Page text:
Use of bank note images

There are rules to follow when it comes to reproducing images of bank notes. Commercial users must obtain the Bank’s permission. For non-commercial users, we provide an image gallery. For media inquiries, contact us.

This policy was updated on June 17, 2022.

Criminal and civil laws at a glance

Canadian criminal and civil laws govern the reproduction of bank note images:

  • There are Criminal Code offences relating to currency and counterfeiting, including reproducing anything that looks like a current bank note.
  • The Bank of Canada is the registered copyright owner of all design elements of Canadian bank notes. Making bank note images that infringe the Bank’s copyright is an offence under the Copyright Act. The Bank may also be entitled to civil remedies for infringement of its copyright.

Commercial use

Advertisers, publishers and other commercial users must obtain the Bank’s written permission to reproduce images of Canadian bank notes.

Not seeking approval and complying with our conditions of use could result in legal action.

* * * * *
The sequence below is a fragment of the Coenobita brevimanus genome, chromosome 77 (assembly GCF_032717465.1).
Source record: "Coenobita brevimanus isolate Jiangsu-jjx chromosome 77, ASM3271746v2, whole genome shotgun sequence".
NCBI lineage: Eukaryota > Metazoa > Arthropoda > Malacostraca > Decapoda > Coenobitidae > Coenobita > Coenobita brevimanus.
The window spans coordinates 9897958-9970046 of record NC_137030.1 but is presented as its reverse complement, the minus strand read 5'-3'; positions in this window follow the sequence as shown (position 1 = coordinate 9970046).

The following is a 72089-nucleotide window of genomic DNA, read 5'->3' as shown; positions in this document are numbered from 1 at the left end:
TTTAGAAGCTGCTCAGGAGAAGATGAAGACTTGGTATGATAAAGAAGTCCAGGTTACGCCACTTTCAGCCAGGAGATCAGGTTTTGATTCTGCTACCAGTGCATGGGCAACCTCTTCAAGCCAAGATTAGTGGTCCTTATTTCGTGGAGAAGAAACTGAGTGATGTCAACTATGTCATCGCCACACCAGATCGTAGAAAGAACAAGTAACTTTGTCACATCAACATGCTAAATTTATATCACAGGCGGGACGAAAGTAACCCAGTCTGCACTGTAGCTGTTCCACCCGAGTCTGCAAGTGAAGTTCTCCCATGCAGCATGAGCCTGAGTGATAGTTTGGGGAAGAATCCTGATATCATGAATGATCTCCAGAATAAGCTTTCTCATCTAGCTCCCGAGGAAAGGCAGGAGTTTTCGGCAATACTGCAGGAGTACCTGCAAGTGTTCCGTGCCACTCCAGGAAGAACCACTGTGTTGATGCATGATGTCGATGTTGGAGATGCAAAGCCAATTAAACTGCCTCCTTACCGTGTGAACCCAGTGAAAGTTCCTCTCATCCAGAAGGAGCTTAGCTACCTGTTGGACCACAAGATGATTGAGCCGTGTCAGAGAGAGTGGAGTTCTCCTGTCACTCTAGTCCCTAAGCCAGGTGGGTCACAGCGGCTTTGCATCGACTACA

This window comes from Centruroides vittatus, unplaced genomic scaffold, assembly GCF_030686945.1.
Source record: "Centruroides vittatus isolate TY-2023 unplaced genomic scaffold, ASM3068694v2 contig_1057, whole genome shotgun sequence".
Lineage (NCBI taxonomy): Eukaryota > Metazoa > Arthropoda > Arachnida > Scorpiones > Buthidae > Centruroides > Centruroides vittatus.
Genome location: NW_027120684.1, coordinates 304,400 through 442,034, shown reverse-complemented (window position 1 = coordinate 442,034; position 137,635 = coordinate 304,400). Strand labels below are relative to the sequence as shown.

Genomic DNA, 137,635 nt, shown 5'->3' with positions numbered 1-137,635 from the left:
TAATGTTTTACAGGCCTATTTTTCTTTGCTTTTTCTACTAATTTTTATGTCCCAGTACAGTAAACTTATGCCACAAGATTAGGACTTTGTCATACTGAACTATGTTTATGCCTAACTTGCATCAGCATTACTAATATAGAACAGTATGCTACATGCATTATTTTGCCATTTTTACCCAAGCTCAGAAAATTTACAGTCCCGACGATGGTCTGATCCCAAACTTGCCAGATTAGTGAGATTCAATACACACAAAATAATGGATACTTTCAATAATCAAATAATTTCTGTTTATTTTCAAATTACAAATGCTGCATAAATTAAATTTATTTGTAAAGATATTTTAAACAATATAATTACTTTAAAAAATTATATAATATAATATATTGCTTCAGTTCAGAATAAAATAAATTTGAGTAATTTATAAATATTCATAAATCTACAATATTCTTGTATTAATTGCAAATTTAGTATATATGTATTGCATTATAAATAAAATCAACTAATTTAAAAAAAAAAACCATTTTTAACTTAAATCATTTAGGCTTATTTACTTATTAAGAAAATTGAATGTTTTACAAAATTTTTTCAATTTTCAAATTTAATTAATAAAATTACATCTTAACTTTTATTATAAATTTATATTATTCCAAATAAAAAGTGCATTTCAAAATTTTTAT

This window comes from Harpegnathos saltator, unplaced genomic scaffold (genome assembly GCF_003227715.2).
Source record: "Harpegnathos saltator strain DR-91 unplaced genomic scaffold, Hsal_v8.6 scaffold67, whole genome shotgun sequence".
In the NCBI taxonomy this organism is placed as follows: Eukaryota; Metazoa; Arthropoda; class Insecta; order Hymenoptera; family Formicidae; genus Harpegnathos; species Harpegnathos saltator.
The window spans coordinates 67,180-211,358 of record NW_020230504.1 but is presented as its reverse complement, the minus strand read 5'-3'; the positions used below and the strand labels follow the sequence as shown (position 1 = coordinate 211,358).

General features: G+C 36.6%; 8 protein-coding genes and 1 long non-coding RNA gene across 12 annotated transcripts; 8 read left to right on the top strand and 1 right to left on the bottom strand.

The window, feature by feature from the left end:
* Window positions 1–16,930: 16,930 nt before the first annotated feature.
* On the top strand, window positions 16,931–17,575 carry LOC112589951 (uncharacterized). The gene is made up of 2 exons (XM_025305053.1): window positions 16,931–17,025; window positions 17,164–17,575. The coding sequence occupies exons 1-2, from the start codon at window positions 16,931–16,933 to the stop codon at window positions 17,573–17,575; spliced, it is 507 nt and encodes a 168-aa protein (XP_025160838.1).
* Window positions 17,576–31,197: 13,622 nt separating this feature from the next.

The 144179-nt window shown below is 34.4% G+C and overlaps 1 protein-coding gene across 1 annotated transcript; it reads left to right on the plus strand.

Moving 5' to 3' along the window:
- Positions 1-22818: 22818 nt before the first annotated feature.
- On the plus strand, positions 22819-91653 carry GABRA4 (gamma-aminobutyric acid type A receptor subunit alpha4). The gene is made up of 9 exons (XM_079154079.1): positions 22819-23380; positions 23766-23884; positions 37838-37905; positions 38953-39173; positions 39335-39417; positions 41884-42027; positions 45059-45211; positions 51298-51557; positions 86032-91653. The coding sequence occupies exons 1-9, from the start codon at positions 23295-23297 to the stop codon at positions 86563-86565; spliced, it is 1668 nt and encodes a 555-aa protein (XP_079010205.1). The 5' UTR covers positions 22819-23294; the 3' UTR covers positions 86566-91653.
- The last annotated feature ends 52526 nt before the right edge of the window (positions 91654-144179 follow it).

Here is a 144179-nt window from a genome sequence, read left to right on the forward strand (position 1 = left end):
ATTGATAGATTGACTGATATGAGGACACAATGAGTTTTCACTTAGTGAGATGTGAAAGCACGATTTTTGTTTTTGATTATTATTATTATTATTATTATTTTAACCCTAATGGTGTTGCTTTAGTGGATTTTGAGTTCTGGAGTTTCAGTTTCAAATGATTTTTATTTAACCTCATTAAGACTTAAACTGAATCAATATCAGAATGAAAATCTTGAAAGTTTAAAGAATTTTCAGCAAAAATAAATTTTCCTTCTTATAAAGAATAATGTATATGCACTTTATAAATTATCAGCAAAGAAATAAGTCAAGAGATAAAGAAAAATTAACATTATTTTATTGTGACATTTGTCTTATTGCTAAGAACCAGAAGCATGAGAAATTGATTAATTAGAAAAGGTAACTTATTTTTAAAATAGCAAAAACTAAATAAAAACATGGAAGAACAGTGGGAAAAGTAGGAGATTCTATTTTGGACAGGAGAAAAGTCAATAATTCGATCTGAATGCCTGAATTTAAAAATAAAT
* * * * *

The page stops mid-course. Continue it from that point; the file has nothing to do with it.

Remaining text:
The Bank recognizes that currency is an important symbol of value and that there are plenty of legitimate reasons for wanting to show images of Canadian bank notes. We will usually consent to reproductions, provided:

  • There is no risk that the reproduced image could be mistaken for a genuine bank note or misused by counterfeiters.
  • The image does not tarnish the dignity and importance of currency to Canadians.

Conditions of use

Some conditions are specific to physical reproductions, while other conditions apply to both physical and digital reproductions.

  • Physical reproductions are printed images of bank notes—for example: images for books, handouts, lottery tickets.
  • Digital reproductions are images of bank notes that appear on screen only—for example: images in web ads, social media posts, television commercials.

We strongly recommend that images of current polymer notes be used in commercial applications.